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'Modi wave' pushes Maya 15 years back

May 13, 2014 09:54 IST

According to political analysts, Mayawati's social engineering to unite the lower castes with the upper ones seems to have backfired. 

The Bahujan Samaj Party could be staring at its weakest and the most humiliating performance in the Lok Sabha elections since 1998, suggest six exit polls.

The Times Now-Org survey shows the Mayawati-led party heading for a complete onslaught, with its seat tally shrinking to six.

The BSP had won five in the 1998 polls.

The projection of the Cvoter-India TV survey is hardly different. It gives BSP eight seats -- 13 fewer than those in 2009, when it had bagged 20 seats in Uttar Pradesh and one in Madhya Pradesh.

According to both surveys, BSP's loss could be BJP's gain. BJP is seen gaining massively in Uttar Pradesh, ostensibly because of the so-called Narendra Modi wave.

In the 1998 Lok Sabha elections, the party had performed well under the leadership of former prime minister Atal Bihari Vajpayee.

The Nielsen-ABP and CSDS-CNN-IBN surveys, however, give Mayawati some respite - 13 and 10-14 seats, respectively. This is similar to the 1999 Lok Sabha elections, where BSP had won 14 seats. That year, BJP had slipped considerably in Uttar Pradesh.

This trend could imply two things -- BJP's growth is inversely proportional to BSP's and Mayawati's core vote has been split and tilted towards Modi's party.

According to the CSDS-CNNIBN survey, BSP's vote share in the current elections could come down to 21 per cent from 27 per cent last time. If this is true, it doesn't bode well for Mayawati, who is looking forward to grabbing power in the 2017 state elections, if not to becoming prime minister or a kingmaker this time.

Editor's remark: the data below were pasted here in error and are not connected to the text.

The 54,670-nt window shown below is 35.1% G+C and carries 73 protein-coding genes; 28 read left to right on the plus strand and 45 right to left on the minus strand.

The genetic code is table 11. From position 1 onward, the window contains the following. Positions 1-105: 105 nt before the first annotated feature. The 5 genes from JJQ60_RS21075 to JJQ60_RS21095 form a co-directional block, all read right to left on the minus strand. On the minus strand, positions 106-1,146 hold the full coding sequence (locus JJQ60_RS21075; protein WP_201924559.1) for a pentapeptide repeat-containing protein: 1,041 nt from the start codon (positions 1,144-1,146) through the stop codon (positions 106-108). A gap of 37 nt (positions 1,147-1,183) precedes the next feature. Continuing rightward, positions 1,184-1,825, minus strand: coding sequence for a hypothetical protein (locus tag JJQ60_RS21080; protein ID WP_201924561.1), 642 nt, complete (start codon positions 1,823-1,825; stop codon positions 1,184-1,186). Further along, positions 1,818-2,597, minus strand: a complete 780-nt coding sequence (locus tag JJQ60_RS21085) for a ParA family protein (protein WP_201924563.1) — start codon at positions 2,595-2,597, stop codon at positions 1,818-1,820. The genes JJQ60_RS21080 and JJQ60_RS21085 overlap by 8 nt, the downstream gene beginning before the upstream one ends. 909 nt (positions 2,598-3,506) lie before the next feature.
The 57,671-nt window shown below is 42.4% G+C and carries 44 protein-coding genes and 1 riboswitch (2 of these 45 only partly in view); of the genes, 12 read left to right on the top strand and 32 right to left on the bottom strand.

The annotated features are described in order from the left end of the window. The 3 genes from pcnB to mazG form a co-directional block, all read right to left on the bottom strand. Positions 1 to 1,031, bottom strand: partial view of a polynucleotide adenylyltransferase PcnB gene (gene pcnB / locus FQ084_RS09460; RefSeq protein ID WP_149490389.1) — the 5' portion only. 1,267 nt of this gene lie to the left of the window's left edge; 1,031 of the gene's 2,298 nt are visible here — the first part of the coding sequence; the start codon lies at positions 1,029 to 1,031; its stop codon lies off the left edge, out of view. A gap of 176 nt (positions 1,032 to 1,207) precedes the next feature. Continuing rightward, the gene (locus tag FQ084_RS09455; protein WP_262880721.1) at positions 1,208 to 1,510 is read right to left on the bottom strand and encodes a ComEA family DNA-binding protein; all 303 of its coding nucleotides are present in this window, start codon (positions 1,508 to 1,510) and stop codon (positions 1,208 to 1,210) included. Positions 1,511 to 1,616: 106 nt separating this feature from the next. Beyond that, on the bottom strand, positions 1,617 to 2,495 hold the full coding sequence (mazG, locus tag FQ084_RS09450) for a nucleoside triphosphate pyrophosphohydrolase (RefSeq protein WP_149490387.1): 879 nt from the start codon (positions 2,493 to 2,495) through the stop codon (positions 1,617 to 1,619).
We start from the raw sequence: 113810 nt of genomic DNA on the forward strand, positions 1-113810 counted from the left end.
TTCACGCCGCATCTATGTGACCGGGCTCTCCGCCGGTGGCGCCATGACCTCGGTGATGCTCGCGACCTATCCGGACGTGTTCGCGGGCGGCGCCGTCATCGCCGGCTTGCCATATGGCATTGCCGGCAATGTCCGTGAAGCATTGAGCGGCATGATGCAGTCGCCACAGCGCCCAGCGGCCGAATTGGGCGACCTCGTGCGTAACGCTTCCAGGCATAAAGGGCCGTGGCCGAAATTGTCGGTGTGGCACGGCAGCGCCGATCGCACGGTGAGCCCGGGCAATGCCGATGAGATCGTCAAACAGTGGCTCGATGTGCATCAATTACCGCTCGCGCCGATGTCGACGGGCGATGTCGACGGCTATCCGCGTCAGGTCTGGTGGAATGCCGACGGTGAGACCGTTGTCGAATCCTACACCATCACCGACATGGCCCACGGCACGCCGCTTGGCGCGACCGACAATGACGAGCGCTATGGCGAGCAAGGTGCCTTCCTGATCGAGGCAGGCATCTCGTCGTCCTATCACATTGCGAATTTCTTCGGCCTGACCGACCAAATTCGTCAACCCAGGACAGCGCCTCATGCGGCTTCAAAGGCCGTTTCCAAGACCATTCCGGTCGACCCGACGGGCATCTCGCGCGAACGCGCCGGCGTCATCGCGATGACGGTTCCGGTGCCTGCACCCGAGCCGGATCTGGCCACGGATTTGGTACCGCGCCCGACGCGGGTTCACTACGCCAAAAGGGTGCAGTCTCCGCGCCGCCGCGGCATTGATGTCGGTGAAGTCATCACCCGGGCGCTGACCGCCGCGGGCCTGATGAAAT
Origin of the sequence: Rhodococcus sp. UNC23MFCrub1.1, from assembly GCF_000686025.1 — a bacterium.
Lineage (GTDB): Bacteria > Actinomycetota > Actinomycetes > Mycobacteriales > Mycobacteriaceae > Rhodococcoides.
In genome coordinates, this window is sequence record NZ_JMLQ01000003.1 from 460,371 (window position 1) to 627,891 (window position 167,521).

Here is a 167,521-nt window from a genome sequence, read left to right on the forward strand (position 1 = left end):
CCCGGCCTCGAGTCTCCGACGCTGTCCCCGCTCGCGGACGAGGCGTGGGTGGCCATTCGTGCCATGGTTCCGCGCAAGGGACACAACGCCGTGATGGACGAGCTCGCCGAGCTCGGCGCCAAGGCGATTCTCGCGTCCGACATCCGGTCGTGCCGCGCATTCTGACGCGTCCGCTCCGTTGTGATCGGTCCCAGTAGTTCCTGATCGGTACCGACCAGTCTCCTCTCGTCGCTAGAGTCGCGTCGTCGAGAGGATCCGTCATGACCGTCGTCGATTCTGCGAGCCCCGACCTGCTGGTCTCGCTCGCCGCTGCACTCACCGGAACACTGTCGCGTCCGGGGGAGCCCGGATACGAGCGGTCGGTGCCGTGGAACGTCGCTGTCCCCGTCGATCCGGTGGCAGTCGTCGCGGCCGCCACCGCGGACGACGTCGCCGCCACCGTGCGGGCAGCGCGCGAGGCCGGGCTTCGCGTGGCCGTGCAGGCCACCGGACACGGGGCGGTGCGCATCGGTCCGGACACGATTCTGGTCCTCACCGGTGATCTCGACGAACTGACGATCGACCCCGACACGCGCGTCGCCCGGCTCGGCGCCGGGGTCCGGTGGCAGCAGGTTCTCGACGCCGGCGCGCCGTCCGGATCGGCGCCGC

According to political analysts, Mayawati's social engineering to unite the lower castes with the upper ones seems to have backfired. She had become UP's chief minister for a fourth time in 2007, riding on votes from her core supporters - Dalits and Brahmins.

A significant number of Muslims, too, had supported her. But Brahmins, Muslims and voters from other backward classes deserted her in 2012 state polls; her vote share fell by five percentage points seat tally by 126.

To compound Mayawati's worries, the exit polls have given the Mulayam Singh-led Samajwadi Party (SP) more seats than BSP. This implies Muslims have decided to stick with the SP, despite its rising unpopularity and a spate of religion-centred riots in UP.